The US military has doubled its spending on directed energy weapons over the past two years, and the investment is bearing fruit. Earlier this month, the Air Force successfully tested five prototype systems and is preparing to deploy at least two of them overseas by the end of 2020.
“We’ve seen a doubling of the [DOD] budget for DE from FY17 to FY19,” from $535 million to $1.1 billion, Mark Neice, executive director of the Directed Energy Professional Society, said Oct. 29 at the Association of Old Crows’ annual symposium. The funding is divided between the three military services and a number of program offices across the Defense Department, including the Missile Defense Agency, the DE Joint Transition Office, and the Defense Advanced Research Projects Agency.
Frank Peterkin, a directed energy-focused scientist and engineer within the Office of Naval Research, noted that fiscal 2019 marked the first time the Navy overtook the Air Force in defense appropriations for DE, $259 million to $235 million.
DE technology “has matured significantly in the last five years or so,” added Kelly Hammett, who runs the Directed Energy Directorate at the Air Force Research Laboratory. “Directed energy weapons are emerging in the battlespace for all three services. You’re going to see them in your battlespace, whether you like it or not. They may be aimed at you.”
Hammett said that during the week of Oct. 20 at Fort Sill, Okla., the Air Force conducted tests of five DE systems—four high-energy lasers and one high-power microwave—as counter-drone weapons. The tests were part of an ongoing directed energy effort run by AFRL’s Strategic Development Planning and Experimentation Office.
They were “knocking drones out of the sky. … It looked like a very successful exercise,” he said, adding that the organizers are preparing more detailed results for public release.
Laser weapons work by heating an object until it catches fire, melts, or explodes. The microwave weapons work differently, destroying or disabling the target’s electronics with a short burst of extremely high powered microwave radiation. Unlike a laser’s tight beam, the microwaves propagate in a cone shape, meaning it can engage many targets at once. This makes it ideal for defending against swarms of large numbers of drones.
The Air Force has publicly announced plans to buy two laser weapons and one microwave from Raytheon. The first high-energy laser weapon system was delivered this month, the company recently said. It is mounted on a small ATV and works with the company’s Multi-Spectral Targeting System.
Both Phaser and a laser weapon will be deployed overseas to try downing drones, as Air Force Magazine reported earlier this year.
“We have made it through acceptance testing [in the continental US] for the first laser system,” Michael Jirjis, who oversees DE experimentation within SDPE, said in an Oct. 29 email. “It performed better than we expected, and [we] are currently packing everything up to be shipped out in the next month or two. The first microwave system is to go through acceptance testing next month and will follow suit (packed up and shipped).”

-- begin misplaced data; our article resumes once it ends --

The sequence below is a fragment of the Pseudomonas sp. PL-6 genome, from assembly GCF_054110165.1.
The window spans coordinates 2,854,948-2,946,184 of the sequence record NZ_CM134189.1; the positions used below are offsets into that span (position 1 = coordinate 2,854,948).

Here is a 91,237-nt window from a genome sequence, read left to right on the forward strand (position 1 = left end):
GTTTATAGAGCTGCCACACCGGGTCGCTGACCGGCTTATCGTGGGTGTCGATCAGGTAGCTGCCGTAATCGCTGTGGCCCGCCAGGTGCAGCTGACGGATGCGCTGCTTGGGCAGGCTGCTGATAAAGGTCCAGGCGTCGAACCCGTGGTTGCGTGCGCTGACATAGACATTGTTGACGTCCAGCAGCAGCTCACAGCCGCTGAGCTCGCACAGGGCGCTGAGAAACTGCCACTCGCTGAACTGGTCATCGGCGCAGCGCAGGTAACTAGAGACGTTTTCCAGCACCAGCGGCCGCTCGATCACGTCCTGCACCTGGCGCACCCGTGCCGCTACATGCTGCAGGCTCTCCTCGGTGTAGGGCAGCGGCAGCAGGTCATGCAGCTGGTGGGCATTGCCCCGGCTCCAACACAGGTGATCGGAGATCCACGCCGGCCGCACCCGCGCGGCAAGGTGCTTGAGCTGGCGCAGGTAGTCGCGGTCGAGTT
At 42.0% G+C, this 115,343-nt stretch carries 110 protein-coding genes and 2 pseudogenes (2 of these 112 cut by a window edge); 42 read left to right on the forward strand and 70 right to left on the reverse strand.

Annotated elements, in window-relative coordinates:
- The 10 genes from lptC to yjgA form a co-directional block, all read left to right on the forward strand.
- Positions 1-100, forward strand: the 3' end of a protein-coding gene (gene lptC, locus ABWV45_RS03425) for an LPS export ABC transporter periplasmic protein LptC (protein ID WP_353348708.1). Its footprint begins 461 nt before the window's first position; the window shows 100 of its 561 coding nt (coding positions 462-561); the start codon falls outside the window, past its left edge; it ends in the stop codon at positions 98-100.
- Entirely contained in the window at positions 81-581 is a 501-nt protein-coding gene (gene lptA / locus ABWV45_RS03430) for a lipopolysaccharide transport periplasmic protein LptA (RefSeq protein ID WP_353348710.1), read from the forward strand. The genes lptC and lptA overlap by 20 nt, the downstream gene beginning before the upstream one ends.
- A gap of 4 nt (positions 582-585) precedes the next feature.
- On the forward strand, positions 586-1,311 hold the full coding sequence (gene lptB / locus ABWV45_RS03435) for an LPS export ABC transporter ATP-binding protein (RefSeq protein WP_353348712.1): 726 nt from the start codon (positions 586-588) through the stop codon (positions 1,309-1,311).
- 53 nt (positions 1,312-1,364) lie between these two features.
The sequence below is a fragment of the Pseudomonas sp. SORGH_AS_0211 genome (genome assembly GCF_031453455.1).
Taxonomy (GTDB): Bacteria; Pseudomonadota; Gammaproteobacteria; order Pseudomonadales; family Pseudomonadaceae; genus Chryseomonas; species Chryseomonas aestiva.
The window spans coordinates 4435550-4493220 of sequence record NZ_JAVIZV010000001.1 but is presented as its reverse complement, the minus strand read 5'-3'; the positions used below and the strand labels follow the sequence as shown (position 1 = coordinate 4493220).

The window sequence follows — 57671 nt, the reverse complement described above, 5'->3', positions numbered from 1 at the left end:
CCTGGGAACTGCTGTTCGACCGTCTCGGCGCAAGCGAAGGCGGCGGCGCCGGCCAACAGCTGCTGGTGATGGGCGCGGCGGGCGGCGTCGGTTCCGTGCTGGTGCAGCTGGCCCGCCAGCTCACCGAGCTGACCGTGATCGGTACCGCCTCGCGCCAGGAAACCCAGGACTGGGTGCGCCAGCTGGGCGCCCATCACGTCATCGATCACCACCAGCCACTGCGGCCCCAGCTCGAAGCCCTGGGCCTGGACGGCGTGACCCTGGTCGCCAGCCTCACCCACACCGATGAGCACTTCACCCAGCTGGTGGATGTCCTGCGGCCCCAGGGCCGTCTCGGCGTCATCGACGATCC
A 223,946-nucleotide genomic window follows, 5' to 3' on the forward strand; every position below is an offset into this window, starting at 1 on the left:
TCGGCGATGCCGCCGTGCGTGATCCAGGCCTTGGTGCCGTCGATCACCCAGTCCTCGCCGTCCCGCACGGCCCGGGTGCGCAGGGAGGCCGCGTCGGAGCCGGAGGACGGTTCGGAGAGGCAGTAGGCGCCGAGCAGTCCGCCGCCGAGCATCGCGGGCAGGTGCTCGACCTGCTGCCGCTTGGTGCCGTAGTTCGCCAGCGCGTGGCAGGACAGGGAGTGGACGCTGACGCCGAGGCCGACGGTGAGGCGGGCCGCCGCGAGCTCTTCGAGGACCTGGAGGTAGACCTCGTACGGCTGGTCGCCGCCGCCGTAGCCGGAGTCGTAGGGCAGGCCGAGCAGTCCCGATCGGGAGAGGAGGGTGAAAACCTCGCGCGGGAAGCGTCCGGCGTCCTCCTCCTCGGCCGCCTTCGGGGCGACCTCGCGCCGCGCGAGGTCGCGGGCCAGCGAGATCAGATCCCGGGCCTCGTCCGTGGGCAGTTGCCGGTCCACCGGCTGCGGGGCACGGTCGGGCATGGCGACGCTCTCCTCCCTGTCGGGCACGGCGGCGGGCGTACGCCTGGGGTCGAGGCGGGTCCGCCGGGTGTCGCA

USAF officials declined to say where the systems will go, but last month’s drone attack on a Saudi oil installation—which was claimed by Yemen’s Houthi rebels but blamed on Iran by US and allied officials—highlights the dangers in the Arabian Gulf. Service leaders have pointed to instances of armed, small unmanned aircraft near US assets overseas, or those that they fear could surveil bases or get sucked up into larger aircraft.
But it’s not just the threat from low-cost drones operated by nonstate actors that’s stirred the recent growing interest in DE technology, according to Hammett.
“One of the reasons [for the] significant increase in funding ... is that our near-peer adversaries are acting,” he said. “They are moving forward in a whole bunch of technology areas, [including] directed energy, that are alarming.”
It wasn’t that the US was being overtaken on the technology front, he said, but rather that America’s adversaries were more willing to deploy emerging technology before it was mature.
“We still preserve in many areas … a research and development advantage [over them],” he concluded. “What we don’t have is the risk-accepting culture … that will take a minimum viable product and field it.”
Editor's note: This story has been updated to correct Michael Jirjis' role within SDPE and to remove an erroneous reference to the Phaser system.
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